2011-01-01

    The plant hormone cytokinin realizes at least part of its signaling output through the regulation of gene expression. A great part of the early transcriptional regulation is mediated by type-B response regulators, which are transcription factors of the MYB family. Other transcription factors, such as the cytokinin response factors of the AP2/ERF family, have also been shown to be involved in this process. Additional transcription factors mediate distinct parts of the cytokinin response through tissue- and cell-specific downstream transcriptional cascades. In Arabidopsis, only a single cytokinin response element, to which type-B response regulators bind, has been clearly proven so far, which has 5′-GAT(T/C)-3′ as a core sequence. This motif has served to construct a synthetic cytokinin-sensitive two-component system response element, which is useful for monitoring the cellular cytokinin status. Insight into the extent of transcriptional regulation has been gained by genome-wide gene expression analyses following cytokinin treatment and from plants having an altered cytokinin content or signaling. This review presents a meta analysis of such microarray data resulting in a core list of cytokinin response genes. Genes encoding type-A response regulators displayed the most stable response to cytokinin, but a number of cytokinin metabolism genes (CKX4, CKX5, CYP735A2, UGT76C2) also belong to them, indicating homeostatic mechanisms operating at the transcriptional level. The cytokinin core response genes are also the target of other hormones as well as biotic and abiotic stresses, documenting crosstalk of the cytokinin system with other hormonal and environmental signaling pathways. The multiple links of cytokinin to diverse functions, ranging from control of meristem activity, hormonal crosstalk, nutrient acquisition, and various stress responses, are also corroborated by a compilation of genes that have been repeatedly found by independent gene expression profiling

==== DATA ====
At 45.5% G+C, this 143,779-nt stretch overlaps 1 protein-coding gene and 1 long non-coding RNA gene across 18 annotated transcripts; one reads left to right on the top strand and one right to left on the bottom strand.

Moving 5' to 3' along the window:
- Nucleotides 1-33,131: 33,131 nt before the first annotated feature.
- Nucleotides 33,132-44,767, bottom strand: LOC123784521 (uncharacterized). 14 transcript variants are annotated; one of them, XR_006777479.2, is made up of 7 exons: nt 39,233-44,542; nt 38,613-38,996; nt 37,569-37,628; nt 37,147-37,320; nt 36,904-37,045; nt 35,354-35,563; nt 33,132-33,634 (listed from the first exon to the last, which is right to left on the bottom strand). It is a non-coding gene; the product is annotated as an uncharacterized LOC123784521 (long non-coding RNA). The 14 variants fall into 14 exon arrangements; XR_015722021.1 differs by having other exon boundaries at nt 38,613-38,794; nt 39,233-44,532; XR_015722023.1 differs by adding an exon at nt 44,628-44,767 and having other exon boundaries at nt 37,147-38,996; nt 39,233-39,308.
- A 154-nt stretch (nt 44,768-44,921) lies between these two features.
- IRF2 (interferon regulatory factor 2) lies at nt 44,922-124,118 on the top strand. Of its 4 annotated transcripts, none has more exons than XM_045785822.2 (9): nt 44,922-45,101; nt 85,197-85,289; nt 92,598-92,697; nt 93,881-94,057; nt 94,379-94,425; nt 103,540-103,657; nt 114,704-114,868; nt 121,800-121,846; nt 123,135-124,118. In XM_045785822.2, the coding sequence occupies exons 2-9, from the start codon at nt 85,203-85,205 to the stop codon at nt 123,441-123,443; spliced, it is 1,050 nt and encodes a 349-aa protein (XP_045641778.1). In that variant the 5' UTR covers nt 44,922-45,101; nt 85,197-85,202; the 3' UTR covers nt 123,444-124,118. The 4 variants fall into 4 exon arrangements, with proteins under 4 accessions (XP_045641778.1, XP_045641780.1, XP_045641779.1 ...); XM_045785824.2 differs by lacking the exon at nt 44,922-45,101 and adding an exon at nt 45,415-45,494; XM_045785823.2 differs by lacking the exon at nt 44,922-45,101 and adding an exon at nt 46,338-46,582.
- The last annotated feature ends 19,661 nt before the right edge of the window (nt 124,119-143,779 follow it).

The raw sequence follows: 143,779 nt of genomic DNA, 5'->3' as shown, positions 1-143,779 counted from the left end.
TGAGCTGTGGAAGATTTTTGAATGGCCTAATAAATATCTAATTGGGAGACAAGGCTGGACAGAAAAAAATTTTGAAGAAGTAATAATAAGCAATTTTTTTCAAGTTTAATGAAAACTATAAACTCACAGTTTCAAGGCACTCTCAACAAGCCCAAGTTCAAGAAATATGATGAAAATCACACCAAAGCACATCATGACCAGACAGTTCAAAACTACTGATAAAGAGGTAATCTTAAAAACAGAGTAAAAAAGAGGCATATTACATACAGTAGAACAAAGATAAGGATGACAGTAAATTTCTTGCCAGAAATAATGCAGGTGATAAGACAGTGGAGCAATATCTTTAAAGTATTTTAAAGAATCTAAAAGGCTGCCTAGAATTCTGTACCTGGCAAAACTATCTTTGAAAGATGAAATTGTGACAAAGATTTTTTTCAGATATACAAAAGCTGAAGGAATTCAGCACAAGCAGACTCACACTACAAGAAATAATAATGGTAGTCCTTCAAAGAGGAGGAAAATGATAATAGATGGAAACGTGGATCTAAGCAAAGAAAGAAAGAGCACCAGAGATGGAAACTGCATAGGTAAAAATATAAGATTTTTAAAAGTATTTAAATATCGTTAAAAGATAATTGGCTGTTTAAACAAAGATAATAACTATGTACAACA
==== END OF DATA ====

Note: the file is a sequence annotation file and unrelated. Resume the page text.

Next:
5. Regulation of gene expression by Goodwin's loop with many genes

    NASA Astrophysics Data System (ADS)

    Sielewiesiuk, Jan; Łopaciuk, Agata

    2012-01-01

    The paper presents a simple analysis of a long Goodwin's loop containing many genes. The genes form a closed series. The rate of transcription of any gene is up or down regulated by theprotein product of the preceding gene. We describe the loop with a system of ordinary differential equations of order s. Oscillatory solutions of the system are possible at the odd number of repressions and any number of inductions if the product of all Hill's coefficients, related to both repressions and inductions, is larger than:

  6. Amino acid regulation of gene expression.

    PubMed Central

    Fafournoux, P; Bruhat, A; Jousse, C

    2000-01-01